Header Bidding 3.0: The Prebid Evolution Continues
With nearly seven out of ten publishers doing some form of header bidding, it’s safe to say that the monetization tactic has grown out of its experimental phase into a more mature, established practice.
But ad tech never sleeps. So in the interest of helping our publishers stay informed about all the latest tools and trends that might impact their monetization, we caught up with Alexandra Smith and Philip Meyer — two of Rubicon Project’s product managers — for an update on the Prebid solution overall and our specific developments.
Rubicon Project & AppNexus launched Prebid.org in mid-Sept 2017. How has the team further invested in the org (and the code) since then? What are some of the most recent updates that benefit publishers?
Philip Meyer (PM): We’ve worked with AppNexus and the other members to develop several improvements and new features over the past few months, including:
- A module that streamlines A/B testing of server-side header bidding
- A reporting adapter
- Support for the DigiTrust universal identifier
- Improved support for websites with infinite scroll responsive pages
What are the top three reasons a publisher should adopt Prebid vs. a proprietary header bidding solution?
Alexandra Smith (AS): There are several specific characteristics of Prebid that set it apart from the rest:
- Neutral, open, and fair. Prebid is governed by a code of conduct, which ensures that the publisher’s goals come first.
- Open source and standardized. Open source means that Prebid takes advantage of the pooled resources of several companies, which allows it to grow faster and be more innovative than a solution that is developed in a silo. That standardization makes it easier to develop new, valuable technology quickly and easily, while reducing the amount of time spent “fixing the pipes.”
- Flexible. Prebid is the only wrapper that currently supports web, app and video across both client and server.
“Open source” has always been promoted as one of Prebid’s key benefits, but to some, open source is synonymous with instability, and a need for advanced development resources. How does the Prebid.org community counter that?
PM: All of the code, technology and product features that come out of Prebid.org are peer reviewed and endorsed by the organization before they are used for a Rubicon Project integration. This ensures that the technology publishers rely on actually works the way it should.
And at Rubicon Project, we’ve integrated several Prebid features into our core platform, including the Prebid Reporting and Header Bidding Management Center features that will be available in Q3, so we’re very experienced at supporting publishers that want to use Prebid.
Let’s get technical. What are the core differences between Prebid.js and Prebid Server?
AS: Prebid.js is the client-side code used for Prebid web integrations. In a client-side integration, Prebid,.js initiates requests from the browser to client-side bidders. In a Prebid Server integration, Prebid.js is responsible for initiating requests from the browser to Prebid Server. Then Prebid Server will send requests to bidders via a server-to-server connection.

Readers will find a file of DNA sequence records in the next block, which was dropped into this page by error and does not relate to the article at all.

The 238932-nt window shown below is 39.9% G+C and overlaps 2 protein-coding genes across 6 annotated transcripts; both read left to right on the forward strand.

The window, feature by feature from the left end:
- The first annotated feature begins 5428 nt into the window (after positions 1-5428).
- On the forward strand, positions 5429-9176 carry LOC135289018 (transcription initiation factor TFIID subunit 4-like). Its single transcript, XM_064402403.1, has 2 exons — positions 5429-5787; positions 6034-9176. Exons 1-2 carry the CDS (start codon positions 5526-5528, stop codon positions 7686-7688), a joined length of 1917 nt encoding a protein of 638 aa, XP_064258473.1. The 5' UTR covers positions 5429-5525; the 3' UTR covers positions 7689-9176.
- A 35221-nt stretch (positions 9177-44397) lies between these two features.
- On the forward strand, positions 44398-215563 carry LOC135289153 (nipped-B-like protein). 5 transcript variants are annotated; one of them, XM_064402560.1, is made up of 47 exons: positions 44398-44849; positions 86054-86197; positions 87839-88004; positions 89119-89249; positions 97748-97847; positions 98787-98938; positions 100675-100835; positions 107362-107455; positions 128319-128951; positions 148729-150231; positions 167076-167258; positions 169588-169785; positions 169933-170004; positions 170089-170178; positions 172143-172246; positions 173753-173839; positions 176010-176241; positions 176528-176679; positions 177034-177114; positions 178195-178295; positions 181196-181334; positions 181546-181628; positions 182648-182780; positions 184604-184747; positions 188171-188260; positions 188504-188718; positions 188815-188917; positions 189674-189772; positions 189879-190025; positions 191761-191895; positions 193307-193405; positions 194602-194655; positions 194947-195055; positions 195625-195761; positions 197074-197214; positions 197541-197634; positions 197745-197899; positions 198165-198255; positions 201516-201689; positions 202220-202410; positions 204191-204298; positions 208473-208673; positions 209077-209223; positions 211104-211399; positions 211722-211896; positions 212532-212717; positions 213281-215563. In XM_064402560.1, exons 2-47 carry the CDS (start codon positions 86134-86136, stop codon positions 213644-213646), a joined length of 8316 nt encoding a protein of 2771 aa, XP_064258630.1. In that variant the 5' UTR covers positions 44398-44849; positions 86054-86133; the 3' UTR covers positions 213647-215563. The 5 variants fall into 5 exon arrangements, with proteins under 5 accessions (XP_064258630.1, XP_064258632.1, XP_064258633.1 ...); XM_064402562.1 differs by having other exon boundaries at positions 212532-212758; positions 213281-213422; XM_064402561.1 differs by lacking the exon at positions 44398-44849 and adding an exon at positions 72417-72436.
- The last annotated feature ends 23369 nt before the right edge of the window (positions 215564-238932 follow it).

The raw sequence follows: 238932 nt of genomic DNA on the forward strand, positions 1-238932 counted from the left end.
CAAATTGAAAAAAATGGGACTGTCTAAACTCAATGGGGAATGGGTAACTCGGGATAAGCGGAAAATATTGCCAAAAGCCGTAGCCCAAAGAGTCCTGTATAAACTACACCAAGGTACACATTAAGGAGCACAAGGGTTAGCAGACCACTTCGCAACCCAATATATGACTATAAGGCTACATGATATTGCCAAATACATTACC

Prebid also supports “hybrid” integrations in which some bidders receive requests directly from the browser, while others receive requests from Prebid Server.
This can definitely get granular for people on the publisher team who don’t work directly on integrations, so we recently developed a guide to Rubicon Project’s Prebid Solutions for Publishers and App Developers that further explains these nuances.
We’ve talked a lot about Prebid Server and the move to server-side header bidding, but what’s the migration process from client to server like?
PM: Most publishers will introduce Prebid Server as a limited test running alongside client-side bidder integrations in Prebid.js. In this case, Prebid Server is integrated as if it were a new client-side bidder.
A publisher can choose to have a bidder integrated both client-side and server-side (i.e. directly into Prebid.js and also into Prebid Server) and can use the Prebid S2S testing module to configure an A/B test of Prebid Server.
If a publisher wants to migrate completely to server-side header bidding (which we haven’t seen yet), they would simply add all of their bidders to Prebid Server and remove those bidders’ client-side adapters from Prebid.js.
What are some of the features that app developers should pay attention to in terms of the ongoing evolution of the Prebid for App SDK?
AS: The Prebid for App SDK is the app version of Prebid.js — in other words, it’s the client-side code that connects a user’s device to advertisers that want to reach them. The key difference between Prebid for App and Prebid for Web is that there are no “client-side” integrations in an app like there are for the web.
In a mobile app, all of the demand sources are accessed from the server-side. This means the Prebid SDK sends a request to Prebid Server, which sends requests to the bidders (like exchanges and DSPs). The bidders respond to Prebid Server, which collects the responses and sends them to the Prebid SDK.
PM: What’s unique about Prebid SDK is that a single SDK will be able to offer access to several demand sources, and developers will not need to update it or resubmit their app to the App Store or Google Play Store. Because all bidder integrations live server side, a developer can add and remove partners without needing to change the client-side code.
Any teasers on Prebid features coming down the pike from Rubicon Project?
AS & PM: Look forward to a robust reporting system, a configuration UI that allows publishers to add and remove bidders and change wrapper settings on the fly, and additional bidders for Prebid Server.
For more information about our Prebid solutions, reach out to us at firstname.lastname@example.org
Tags: Header Bidding, Prebid, Seller